It was fun to watch Marc Andreessen and Jim Clark get the jump on Microsoft, and beat the bulky and ridiculous Internet Explorer. But then something terrible happened: IE got better and better, and Netscape started to get bigger and more bloated. By Netscape 5 it was actually a pain to download and use — IE was faster and in many ways better. And then came Mozilla, which changed the browser market again.
Mozilla became everything Netscape wasn’t: fast, easy to use, infinitely extendable, and secure in a way IE couldn’t hope to be. I switched a few years ago and have never looked back.
I have to give the team at Flock a lot of credit. The browser — which is built on Mozilla code, but has all kinds of added social features — has been through hell and back over the past couple of years. First, the initial release was weak, and got dumped on by just about everyone. Then Performancing released an excellent blogging plugin for Firefox (now called ScribeFire), and my friend Paul Kedrosky said Flock was, well… fucked.
Since integration with blogs was one of the big features that Flock brought to the table, there seemed to be a good chance that Paul was right. But Flock kept on plugging away. Not long after that, Firefox announced that it was going to add social features through something called The Coop, and I wondered whether Paul was even more right than before. But The Coop didn’t really fly (sorry) and Flock kept on adding features and plugging away. Now, the company has come out with version 1.0 of the browser, and I have to say that it is pretty interesting. It’s not perfect, of course, but it has a bunch of cool features.
Not everyone is going to want a browser with all sorts of add-ons, including a media bar — which displays Flickr photos and other stuff — and a “People” sidebar with links to your Facebook and Flickr and YouTube friends and their content. Some may find all the different tools and windows confusing. But for the social-media junkie (yes I’m looking at you, Fred) it brings together a number of different social threads in an interesting way.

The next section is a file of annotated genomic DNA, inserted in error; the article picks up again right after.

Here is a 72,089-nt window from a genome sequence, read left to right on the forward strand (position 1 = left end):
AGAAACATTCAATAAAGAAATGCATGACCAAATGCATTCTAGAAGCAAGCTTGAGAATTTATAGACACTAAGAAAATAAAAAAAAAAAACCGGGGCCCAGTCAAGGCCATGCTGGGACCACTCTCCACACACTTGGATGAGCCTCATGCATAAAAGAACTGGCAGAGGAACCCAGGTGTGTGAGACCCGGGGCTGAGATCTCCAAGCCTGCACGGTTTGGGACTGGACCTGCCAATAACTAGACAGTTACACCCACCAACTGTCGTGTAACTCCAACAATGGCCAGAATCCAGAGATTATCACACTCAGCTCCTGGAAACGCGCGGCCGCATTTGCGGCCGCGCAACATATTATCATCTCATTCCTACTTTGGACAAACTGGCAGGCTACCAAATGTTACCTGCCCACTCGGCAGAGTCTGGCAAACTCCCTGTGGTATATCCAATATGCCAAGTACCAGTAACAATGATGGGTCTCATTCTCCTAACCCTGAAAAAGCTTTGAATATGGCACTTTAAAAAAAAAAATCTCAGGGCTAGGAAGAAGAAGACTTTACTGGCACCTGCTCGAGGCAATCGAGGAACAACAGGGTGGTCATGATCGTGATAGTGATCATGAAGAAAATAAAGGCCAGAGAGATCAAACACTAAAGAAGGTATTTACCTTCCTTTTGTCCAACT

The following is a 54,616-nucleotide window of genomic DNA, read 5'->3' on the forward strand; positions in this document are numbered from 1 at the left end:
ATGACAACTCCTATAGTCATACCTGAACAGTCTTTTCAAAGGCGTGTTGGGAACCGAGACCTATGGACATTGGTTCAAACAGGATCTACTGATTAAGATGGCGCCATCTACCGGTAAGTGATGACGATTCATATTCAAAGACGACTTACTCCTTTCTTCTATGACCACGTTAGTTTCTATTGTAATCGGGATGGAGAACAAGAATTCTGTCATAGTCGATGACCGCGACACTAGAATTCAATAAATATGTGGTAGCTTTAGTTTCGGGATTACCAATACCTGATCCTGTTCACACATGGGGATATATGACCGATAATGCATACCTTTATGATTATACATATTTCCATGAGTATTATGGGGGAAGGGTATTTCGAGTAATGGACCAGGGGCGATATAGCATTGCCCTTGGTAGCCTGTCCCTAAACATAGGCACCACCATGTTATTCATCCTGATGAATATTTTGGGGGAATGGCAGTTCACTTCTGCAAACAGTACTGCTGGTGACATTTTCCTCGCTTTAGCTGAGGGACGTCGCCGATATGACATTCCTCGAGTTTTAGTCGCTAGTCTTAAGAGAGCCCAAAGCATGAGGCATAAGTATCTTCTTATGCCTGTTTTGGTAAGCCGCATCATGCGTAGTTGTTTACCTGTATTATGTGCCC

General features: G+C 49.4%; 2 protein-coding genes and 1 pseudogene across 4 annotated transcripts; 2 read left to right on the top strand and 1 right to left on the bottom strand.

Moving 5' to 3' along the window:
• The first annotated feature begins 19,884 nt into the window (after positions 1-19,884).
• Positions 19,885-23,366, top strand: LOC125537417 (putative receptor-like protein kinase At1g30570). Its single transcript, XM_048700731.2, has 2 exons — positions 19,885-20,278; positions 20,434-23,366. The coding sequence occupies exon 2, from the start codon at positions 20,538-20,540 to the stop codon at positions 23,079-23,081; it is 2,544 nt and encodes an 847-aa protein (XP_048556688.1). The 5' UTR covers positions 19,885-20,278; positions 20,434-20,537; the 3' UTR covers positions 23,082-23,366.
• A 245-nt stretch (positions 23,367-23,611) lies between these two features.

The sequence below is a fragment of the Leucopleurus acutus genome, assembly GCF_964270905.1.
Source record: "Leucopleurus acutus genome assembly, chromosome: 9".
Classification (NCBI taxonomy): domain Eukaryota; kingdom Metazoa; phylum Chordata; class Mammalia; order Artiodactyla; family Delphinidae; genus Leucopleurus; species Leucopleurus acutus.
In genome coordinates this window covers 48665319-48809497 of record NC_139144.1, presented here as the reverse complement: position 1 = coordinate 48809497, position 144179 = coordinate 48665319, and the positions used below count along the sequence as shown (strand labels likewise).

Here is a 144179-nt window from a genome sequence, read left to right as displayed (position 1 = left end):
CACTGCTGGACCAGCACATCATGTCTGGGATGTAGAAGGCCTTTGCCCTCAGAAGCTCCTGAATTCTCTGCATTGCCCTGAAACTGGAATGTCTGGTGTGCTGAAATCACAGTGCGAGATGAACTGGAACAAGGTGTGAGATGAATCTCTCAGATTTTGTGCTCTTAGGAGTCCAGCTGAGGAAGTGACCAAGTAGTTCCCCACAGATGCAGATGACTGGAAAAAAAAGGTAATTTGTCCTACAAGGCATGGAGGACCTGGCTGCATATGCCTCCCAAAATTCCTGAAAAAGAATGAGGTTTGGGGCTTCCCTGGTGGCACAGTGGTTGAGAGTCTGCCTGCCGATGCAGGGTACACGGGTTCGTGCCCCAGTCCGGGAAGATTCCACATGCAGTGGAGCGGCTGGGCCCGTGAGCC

You can see Facebook updates and photos with a click, scroll through Flickr photos, drag and drop your own photos on a friend in your People sidebar to share them, post something to a blog and even use your sidebar as a notebook for future blog posts, dragging and dropping images and text to it. Mike Arrington is right that Flock should be able to upload images to a blog server rather than just to Flickr or Facebook, but that shouldn’t be too hard to do. And apart from that, Flock 1.0 is pretty sweet. Karoli likes it too.
I must admit that when I saw the news about Apple releasing a version of its Safari browser for Windows, I wondered why the hell anyone would care, unless they happened to be Apple devotees who wanted a familiar browser to use on a Windows box. After all, if you want an alternative to Microsoft’s Internet Exploder 7 (and who doesn’t), there’s always Firefox, and it does lots of things that Safari doesn’t, such as supporting plugins. And then after reading more about it, I realized — like Stan Schroeder and Scott Karp — that it is a kind of Trojan Horse, designed to enable developers to work on apps for the iPhone, etc. and thereby become a kind of platform for future Apple widgets and software. Smart.
For what it’s worth, I think Safari is cool and everything — although it has a kind of retro feel to me for some reason — but I will echo the comments of several people who say it looks kind of fuzzy. For my money, Microsoft’s ClearType makes a huge difference when it comes to readability of fonts — particularly at high resolutions — which is why I’m not a big fan of most Linux installs either.
But I have to say that Safari moves pretty fast when loading pages. And in my totally unscientific tests, it used substantially less memory than Firefox and somewhat less than Flock, but not as little as Explorer (which if I recall cheats a little when it comes to RAM usage). Still, I have to agree with Leander Kahney of Wired’s Cult of Mac blog — as a user, why would I bother with Safari?